I received this book free from Goodreads First Reads in exchange for an honest review. This does not affect my opinion of the book or the content of my review.M Train on October 6th 2015
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From the National Book Award-winning author of Just Kids: an unforgettable odyssey into the mind of this legendary artist, told through the prism of cafés and haunts she has visited and worked in around the world.
M Train is a journey through eighteen "stations." It begins in the tiny Greenwich Village café where Smith goes every morning for black coffee, ruminates on the world as it is and the world as it was, and writes in her notebook. We then travel, through prose that shifts fluidly between dreams and reality, past and present, across a landscape of creative aspirations and inspirations: from Frida Kahlo's Casa Azul in Mexico, to a meeting of an Arctic explorer's society in Berlin; from the ramshackle seaside bungalow in New York's Far Rockaway that Smith buys just before Hurricane Sandy hits, to the graves of Genet, Plath, Rimbaud, and Mishima. Woven throughout are reflections on the writer's craft and on artistic creation, alongside signature memories including her life in Michigan with her husband, guitarist Fred Sonic Smith, whose untimely death was an irremediable loss. For it is loss, as well as the consolation we might salvage from it, that lies at the heart of this exquisitely told memoir, one augmented by stunning black-and-white Polaroids taken by Smith herself. M Train is a meditation on endings and on beginnings: a poetic tour de force by one of the most brilliant multiplatform artists at work today.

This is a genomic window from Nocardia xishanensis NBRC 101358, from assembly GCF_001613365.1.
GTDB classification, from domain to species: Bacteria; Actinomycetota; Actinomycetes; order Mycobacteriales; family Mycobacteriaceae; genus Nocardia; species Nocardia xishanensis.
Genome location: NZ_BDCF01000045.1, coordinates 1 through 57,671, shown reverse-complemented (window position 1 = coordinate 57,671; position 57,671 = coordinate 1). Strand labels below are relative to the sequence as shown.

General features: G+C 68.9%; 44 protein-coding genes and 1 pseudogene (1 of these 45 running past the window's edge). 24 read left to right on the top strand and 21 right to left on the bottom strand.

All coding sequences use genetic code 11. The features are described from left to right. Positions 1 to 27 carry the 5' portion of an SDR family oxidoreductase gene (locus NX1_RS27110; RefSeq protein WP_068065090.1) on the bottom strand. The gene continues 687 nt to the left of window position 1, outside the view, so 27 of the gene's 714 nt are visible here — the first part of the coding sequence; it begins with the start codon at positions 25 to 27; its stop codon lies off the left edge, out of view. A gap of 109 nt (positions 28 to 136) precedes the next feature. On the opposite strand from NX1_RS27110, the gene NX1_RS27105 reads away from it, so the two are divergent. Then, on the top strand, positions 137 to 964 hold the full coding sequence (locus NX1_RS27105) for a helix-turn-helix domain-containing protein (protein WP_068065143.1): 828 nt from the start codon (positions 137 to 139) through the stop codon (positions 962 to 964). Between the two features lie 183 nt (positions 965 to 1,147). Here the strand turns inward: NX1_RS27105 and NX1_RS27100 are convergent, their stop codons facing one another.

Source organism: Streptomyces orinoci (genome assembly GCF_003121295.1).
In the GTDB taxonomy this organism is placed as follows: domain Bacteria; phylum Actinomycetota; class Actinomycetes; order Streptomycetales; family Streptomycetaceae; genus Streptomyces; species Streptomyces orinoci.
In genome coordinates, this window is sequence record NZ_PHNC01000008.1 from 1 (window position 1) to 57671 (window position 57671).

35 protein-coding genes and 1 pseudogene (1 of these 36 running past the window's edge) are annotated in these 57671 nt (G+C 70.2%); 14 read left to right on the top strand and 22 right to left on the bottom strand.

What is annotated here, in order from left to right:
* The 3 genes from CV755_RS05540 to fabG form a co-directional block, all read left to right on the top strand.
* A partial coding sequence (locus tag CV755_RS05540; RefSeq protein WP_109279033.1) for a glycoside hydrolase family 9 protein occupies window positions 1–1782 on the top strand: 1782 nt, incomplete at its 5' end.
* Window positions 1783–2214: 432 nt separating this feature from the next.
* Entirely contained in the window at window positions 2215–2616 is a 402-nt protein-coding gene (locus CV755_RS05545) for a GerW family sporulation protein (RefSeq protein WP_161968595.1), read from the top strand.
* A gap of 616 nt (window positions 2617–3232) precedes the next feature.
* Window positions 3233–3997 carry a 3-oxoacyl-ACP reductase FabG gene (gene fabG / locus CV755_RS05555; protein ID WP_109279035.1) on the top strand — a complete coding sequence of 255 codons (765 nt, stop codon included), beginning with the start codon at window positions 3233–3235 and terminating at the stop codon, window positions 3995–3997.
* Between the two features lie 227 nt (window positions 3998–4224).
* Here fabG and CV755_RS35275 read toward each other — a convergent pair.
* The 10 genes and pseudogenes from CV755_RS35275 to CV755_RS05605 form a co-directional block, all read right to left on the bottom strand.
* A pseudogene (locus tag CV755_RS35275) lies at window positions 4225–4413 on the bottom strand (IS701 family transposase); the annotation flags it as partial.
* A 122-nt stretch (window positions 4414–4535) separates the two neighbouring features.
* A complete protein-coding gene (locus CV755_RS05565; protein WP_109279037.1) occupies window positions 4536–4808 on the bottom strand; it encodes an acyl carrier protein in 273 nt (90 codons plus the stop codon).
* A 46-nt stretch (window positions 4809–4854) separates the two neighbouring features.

‘I’m sure I could write endlessly about nothing. If only I had nothing to say.’
Patti Smith carries us through her esoteric stories of the past and present in this short story/essay collection. M Train reads like an internal journey, a solo exploration. She recalls cafes visited all around the world, writing or simply sitting and reminiscing while drinking an insane amount of coffee that makes my own addiction to caffeine seem laughable. While Smith seems completely content with her own company and the adventures she undertakes alone, there’s still an underlying sadness when recollecting the loved ones she’s lost and the memories that still haunt her.
-What are you writing?
I looked up at her, somewhat surprised. I had absolutely no idea.
Ultimately, this accurately sums up this non-linear story collection. Random, non-cohesive thoughts that bounce around her lifetime from past to present with no indication of time. It is possible for randomness to possess interest and there is no doubt that Patti Smith has led a most interesting life, such as the descriptions of her trip to Saint-Laurent-du-Maroni in northwest French Guiana to visit the remains of a French penal colony where criminals were kept. Of all the places in the world to visit though, only Patti Smith would decide to visit an old abandoned prison at the end of the world. Nevertheless, it was interesting, but while it was all very informative and her writing is forever fluid, none of it ever felt as if it had much substance. Her descriptions of her trip to Germany to attend a conference with the Continental Drift Club, of which she is a member strangely enough, were fascinating but then she goes on to describe how on her return trip home she decided to stay in London to binge-watch some crime shows on the BBC. Fascinating and then… not.
Just Kids was stunning and poignant and her writing transported the reader back to a long past period of time. While her writing is still top-notch and her talent is undeniable, M Train was simply too meandering and tangential for my liking. The triviality of these stories are clearly meaningful to her since our experiences in life are what make us who we are today, but the importance is easily lost when not experienced firsthand but only recapped from memory.
‘I believe in life, which one day each of us shall lose. When we are young we think we won’t, that we are different. As a child I thought I would never grow up, that I could will it so. And then I realize, quite recently, that I had crossed some line, unconsciously cloaked in the truth of my chronology.’